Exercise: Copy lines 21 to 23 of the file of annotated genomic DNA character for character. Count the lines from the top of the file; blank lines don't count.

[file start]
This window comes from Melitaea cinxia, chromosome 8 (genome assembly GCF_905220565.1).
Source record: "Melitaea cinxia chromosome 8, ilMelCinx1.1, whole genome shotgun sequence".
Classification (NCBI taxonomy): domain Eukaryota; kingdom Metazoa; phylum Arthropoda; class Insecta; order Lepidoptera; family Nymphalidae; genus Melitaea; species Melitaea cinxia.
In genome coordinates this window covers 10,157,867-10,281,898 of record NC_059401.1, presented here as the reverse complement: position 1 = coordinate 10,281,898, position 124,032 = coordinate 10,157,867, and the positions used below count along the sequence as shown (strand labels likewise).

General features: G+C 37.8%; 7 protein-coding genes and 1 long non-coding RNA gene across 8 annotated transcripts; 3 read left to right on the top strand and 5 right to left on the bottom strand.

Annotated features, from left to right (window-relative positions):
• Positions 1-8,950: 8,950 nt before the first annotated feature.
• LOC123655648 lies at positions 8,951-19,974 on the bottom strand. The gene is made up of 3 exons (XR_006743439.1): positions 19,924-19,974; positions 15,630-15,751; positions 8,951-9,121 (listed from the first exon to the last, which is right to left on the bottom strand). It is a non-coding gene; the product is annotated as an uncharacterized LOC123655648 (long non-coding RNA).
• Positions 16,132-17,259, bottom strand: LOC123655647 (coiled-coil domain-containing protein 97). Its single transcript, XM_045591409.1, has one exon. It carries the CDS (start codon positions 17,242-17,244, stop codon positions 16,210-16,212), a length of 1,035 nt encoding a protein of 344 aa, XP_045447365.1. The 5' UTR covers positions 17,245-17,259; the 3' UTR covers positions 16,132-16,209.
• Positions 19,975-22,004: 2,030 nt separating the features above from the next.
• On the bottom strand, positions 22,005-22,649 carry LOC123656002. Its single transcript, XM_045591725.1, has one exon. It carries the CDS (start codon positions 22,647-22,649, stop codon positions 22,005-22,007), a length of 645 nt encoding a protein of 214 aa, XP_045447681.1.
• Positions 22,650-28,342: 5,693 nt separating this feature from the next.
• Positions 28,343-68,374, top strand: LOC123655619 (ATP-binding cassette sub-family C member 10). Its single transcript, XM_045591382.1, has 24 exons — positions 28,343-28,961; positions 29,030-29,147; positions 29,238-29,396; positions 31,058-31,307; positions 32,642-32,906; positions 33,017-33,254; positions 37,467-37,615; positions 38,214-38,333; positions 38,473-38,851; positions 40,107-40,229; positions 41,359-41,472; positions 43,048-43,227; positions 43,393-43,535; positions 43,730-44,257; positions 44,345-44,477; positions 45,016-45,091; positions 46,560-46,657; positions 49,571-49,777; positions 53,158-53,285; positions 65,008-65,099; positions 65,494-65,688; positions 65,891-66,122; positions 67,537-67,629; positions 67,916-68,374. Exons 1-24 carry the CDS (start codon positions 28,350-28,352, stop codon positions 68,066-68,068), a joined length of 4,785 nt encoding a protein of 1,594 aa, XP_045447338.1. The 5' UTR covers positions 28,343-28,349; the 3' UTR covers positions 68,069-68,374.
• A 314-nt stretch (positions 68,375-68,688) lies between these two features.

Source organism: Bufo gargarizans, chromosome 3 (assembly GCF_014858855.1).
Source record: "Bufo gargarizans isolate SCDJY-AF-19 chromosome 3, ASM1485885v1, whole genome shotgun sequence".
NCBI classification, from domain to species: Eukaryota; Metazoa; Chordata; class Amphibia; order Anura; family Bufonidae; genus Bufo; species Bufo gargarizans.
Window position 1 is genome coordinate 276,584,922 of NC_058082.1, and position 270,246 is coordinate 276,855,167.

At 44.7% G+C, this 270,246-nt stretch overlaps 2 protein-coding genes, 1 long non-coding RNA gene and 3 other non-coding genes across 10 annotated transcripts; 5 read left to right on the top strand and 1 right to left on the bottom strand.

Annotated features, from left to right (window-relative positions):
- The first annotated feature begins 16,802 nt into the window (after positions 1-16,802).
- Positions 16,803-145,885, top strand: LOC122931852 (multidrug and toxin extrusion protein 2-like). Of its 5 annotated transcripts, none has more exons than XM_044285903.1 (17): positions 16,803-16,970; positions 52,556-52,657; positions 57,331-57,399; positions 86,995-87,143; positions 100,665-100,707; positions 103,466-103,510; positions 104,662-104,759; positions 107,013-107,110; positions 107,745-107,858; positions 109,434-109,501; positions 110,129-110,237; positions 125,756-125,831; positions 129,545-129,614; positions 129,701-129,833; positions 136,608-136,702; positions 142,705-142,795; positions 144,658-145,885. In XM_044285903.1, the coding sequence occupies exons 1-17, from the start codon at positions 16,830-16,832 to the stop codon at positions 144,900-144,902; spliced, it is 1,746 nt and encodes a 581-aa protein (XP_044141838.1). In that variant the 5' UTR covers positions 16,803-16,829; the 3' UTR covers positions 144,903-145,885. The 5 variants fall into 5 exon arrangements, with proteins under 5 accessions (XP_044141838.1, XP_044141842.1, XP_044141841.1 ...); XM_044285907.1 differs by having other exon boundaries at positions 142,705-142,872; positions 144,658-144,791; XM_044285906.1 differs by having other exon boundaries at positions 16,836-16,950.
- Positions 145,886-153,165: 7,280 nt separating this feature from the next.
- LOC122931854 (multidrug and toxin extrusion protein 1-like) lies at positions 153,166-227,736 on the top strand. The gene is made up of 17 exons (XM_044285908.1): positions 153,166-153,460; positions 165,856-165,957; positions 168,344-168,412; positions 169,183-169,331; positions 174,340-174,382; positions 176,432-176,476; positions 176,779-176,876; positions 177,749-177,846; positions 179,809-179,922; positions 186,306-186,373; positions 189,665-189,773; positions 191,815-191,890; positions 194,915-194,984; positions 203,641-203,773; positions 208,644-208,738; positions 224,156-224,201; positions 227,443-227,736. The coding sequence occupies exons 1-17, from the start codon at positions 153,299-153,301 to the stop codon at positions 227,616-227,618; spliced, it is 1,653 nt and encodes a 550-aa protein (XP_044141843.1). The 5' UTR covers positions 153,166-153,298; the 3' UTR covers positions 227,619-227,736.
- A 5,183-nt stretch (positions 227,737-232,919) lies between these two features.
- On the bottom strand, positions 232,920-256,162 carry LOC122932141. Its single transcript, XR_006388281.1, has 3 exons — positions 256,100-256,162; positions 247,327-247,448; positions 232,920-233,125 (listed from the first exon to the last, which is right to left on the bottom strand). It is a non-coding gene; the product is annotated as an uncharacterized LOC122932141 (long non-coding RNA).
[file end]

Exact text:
- The first annotated feature begins 16,802 nt into the window (after positions 1-16,802).
- Positions 16,803-145,885, top strand: LOC122931852 (multidrug and toxin extrusion protein 2-like). Of its 5 annotated transcripts, none has more exons than XM_044285903.1 (17): positions 16,803-16,970; positions 52,556-52,657; positions 57,331-57,399; positions 86,995-87,143; positions 100,665-100,707; positions 103,466-103,510; positions 104,662-104,759; positions 107,013-107,110; positions 107,745-107,858; positions 109,434-109,501; positions 110,129-110,237; positions 125,756-125,831; positions 129,545-129,614; positions 129,701-129,833; positions 136,608-136,702; positions 142,705-142,795; positions 144,658-145,885. In XM_044285903.1, the coding sequence occupies exons 1-17, from the start codon at positions 16,830-16,832 to the stop codon at positions 144,900-144,902; spliced, it is 1,746 nt and encodes a 581-aa protein (XP_044141838.1). In that variant the 5' UTR covers positions 16,803-16,829; the 3' UTR covers positions 144,903-145,885. The 5 variants fall into 5 exon arrangements, with proteins under 5 accessions (XP_044141838.1, XP_044141842.1, XP_044141841.1 ...); XM_044285907.1 differs by having other exon boundaries at positions 142,705-142,872; positions 144,658-144,791; XM_044285906.1 differs by having other exon boundaries at positions 16,836-16,950.
- Positions 145,886-153,165: 7,280 nt separating this feature from the next.